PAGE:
Carracci – Landscape with the Flight into Egypt (Baroque)

Location: Galleria Doria Pamphilj, Rome  / Artist: Annibale Carracci

Carracci - Landscape with the Flight into Egypt

Carracci - Landscape with the Flight into Egypt

Date: 1604 / Medium: Oil on canvas

Annibale Carracci’s Rest on the Flight into Egypt came only seven years after Caravaggio’s exploration of the same theme—an interesting coincidence, if coincidence it was. Indeed, it may have been more of a challenge, given the conflicting styles of both contemporary baroque painters.

Style analysis reveals the disparity between the two painters fairly quickly: Caravaggio’s art contains heavy darks and lights (a technique known as tenebrism), almost brutal and harsh in nature. Similarly, the figures in his paintings are darker in theme than the average baroque style, representations of the real over the ideal, the grim over the lighthearted. He was the key component in art’s break from the classicized idealism that Michelangelo had popularized until that time, and his style was radical—he exercised unprecedented (and often unappreciated) control over how he composed his commissions.

Carracci was technically within the same artistic movement as Caravaggio, and they were even in communication as contemporaries. Both of them were artistic pioneers who broke off from the mainstream of mannerism and returned art to a more classically influenced age. Caravaggio, however, took a drastically different route, his models taken from nature (often not the pretty side of nature, either) while Carracci approached his innovation more mildly, allowing classical inspiration not only to drive his technique but to bleed through into the very philosophy of his painting. He moderated his tones and focused on revealing the beauty in nature in a typically ideal classical form.

Caravaggio’s Rest on the Flight into Egypt, as we examined last time, represents a very different approach to the subject than Carracci’s later efforts, though the similarities are sometimes more prevalent than general knowledge of their individual styles would lead one to expect.

Carracci and Caravaggio contrasted

Carracci and Caravaggio contrasted

The composition of Carracci’s painting is all about the landscape. The first thing that catches our eye is not the holy family, but the castle on the hill and the riverbank directly behind them. The painting is distinctly layered, with the foreground, river, hill, and sky stratifying the picture into four layers. The lines in the painting converge on broad focusing points on the castle and the horizon, emphasizing nature over the importance of the religious figures. The colours are shaded softly and the colours are natural; the painting is relaxed and quietly spiritual without an overwhelming focus on any one point. Even the castle on the hill is downplayed and relegated to the background, giving nature the predominant position in the picture. The setting is peaceful and idyllic, very reminiscent of classical philosophy in its idealism and glorification of nature over the human.

If we glance back at Caravaggio’s depiction of the scene we notice a stark difference. Caravaggio’s is certainly more indicative of the personal emotion and beauty of the baroque period, and much of his painting is not actually done in the more extreme style he later tended towards. The center of his painting is a very small space with the actors close together, interacting in obvious, occasionally symbolic ways. The colours are dark and the shading is stark, with contrasts clearly demarcated. The painting is separated into only two parts and the structure is far more focused than Carracci’s rambling style. The painting is spiritual, but in a way that seems untraditional. Both the setting and the characters are idealized in an almost secularized way. The landscape overall is much gloomier, making the characters shine forth with their own illumination rather than being illuminated from something outside themselves.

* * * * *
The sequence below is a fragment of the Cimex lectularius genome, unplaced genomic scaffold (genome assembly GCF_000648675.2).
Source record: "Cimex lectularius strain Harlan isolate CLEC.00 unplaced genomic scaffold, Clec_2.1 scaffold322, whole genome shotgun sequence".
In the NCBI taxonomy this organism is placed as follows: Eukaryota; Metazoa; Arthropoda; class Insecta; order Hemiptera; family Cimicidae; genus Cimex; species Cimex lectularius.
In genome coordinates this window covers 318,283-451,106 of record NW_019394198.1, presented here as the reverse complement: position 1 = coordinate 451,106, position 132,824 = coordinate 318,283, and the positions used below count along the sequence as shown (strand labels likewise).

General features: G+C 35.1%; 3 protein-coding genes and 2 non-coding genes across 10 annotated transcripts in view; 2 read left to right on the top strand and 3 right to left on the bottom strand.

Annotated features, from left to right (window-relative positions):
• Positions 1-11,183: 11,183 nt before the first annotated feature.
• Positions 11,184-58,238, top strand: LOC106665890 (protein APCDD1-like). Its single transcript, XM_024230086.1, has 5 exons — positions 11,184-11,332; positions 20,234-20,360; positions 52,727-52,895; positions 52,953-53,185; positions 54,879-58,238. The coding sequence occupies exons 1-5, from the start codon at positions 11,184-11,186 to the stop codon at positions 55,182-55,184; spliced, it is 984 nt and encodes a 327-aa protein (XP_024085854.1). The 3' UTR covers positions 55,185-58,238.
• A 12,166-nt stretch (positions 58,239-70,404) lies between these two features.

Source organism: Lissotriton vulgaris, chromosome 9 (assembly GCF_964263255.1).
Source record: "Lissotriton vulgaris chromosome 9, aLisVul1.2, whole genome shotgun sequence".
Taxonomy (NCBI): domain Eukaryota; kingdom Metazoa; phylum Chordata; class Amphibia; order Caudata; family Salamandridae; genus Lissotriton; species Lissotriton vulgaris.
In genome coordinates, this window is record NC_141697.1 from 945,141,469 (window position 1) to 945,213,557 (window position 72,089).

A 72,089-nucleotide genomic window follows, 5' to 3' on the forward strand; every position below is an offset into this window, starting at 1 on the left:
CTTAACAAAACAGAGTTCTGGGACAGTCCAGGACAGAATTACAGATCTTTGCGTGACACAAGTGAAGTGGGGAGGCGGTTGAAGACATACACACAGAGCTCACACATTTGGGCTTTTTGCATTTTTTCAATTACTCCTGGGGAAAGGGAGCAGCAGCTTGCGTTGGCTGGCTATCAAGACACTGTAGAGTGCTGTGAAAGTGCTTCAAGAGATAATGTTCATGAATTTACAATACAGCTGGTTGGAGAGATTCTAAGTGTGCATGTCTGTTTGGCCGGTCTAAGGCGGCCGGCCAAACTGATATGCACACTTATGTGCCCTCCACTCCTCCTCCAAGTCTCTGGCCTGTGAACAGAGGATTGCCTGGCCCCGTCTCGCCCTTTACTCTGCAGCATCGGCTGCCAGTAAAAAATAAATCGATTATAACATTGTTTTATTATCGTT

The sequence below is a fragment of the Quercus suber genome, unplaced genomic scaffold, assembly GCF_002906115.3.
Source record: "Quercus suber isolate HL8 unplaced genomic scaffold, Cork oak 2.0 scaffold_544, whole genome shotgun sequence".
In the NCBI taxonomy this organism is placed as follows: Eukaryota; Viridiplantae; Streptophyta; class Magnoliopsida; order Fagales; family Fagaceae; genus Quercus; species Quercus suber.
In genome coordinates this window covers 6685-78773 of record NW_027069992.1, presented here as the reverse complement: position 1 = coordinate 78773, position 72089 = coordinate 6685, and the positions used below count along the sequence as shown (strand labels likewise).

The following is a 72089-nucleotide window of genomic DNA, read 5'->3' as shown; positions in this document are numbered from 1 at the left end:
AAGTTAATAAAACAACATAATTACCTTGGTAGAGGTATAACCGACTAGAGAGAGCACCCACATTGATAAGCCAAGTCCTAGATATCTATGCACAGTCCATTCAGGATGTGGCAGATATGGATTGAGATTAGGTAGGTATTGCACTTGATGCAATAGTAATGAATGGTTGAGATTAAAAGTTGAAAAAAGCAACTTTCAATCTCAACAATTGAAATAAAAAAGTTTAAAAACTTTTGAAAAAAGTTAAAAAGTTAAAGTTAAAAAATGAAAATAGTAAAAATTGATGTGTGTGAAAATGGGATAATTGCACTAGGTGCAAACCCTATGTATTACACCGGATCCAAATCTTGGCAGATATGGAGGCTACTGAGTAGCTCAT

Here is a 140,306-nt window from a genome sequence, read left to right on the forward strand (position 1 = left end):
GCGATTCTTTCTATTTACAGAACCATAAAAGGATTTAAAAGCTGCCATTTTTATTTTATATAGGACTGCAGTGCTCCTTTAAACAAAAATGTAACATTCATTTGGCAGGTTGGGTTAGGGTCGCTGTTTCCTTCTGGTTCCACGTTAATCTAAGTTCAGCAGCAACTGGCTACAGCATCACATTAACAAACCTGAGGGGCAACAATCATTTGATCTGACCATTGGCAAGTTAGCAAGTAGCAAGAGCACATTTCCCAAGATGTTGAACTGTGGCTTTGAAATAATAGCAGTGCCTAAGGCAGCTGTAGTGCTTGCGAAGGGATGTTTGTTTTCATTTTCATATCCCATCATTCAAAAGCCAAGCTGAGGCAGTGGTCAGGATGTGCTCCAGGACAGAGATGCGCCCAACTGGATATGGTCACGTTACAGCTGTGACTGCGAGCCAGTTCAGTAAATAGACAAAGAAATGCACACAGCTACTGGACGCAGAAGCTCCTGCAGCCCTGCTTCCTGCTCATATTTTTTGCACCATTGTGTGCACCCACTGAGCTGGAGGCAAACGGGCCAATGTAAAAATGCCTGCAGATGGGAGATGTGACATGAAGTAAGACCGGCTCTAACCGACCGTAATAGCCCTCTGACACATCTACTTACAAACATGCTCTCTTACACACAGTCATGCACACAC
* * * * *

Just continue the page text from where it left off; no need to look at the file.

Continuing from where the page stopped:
Carracci’s characters are hardly to be ignored in favour of his landscape, however. The Virgin Mary leads, holding Jesus, while Joseph—bent and old, as usual—prods the donkey out of the water. The boatman and shepherds in the background are off in worlds of their own, while Mary is looking slightly back. The holy family is quite obviously a unit, but in the whole of the painting that is all they amount to—a single part of the painting. The member of their unit that is closest to the bottom center of their painting is, in fact, the donkey.

Personally, however, I prefer this approach to Caravaggio’s. Carracci makes the story of the painting obvious, but does not throw it in our faces, not overemphasizing the holy family or adding anything extrabiblical. This is a change from most previous artists, who, if they were going to depict the family, depicted it in detail and idealised the figures. Carracci prefers to forego the detail to the figures and idealise the landscape. The change in emphasis is refreshing, and Carracci’s beautiful landscape seems more reverent than most of the tight-focus depictions of the holy family I have seen.

Sources Used

“Carracci.” Carracci. Depaul University. Web. 13 Apr. 2012. <http://condor.depaul.edu/sjost/gph205/artist-reports/carracci.htm&gt;.

“Landscape with the Flight to Egypt.” Famiglia Doria Pamphilj. Web. 13 Apr. 2012. <http://www.doriapamphilj.it/ukfuga.asp&gt;.

“Web Gallery of Art, Image Collection, Virtual Museum, Searchable Database of European Fine Arts (1000-1850).” Web Gallery of Art, Image Collection, Virtual Museum, Searchable Database of European Fine Arts (1000-1850). Web. 13 Apr. 2012. <http://www.wga.hu/frames-e.html?/html/c/carracci/annibale/2/f_egypt.html&gt;.

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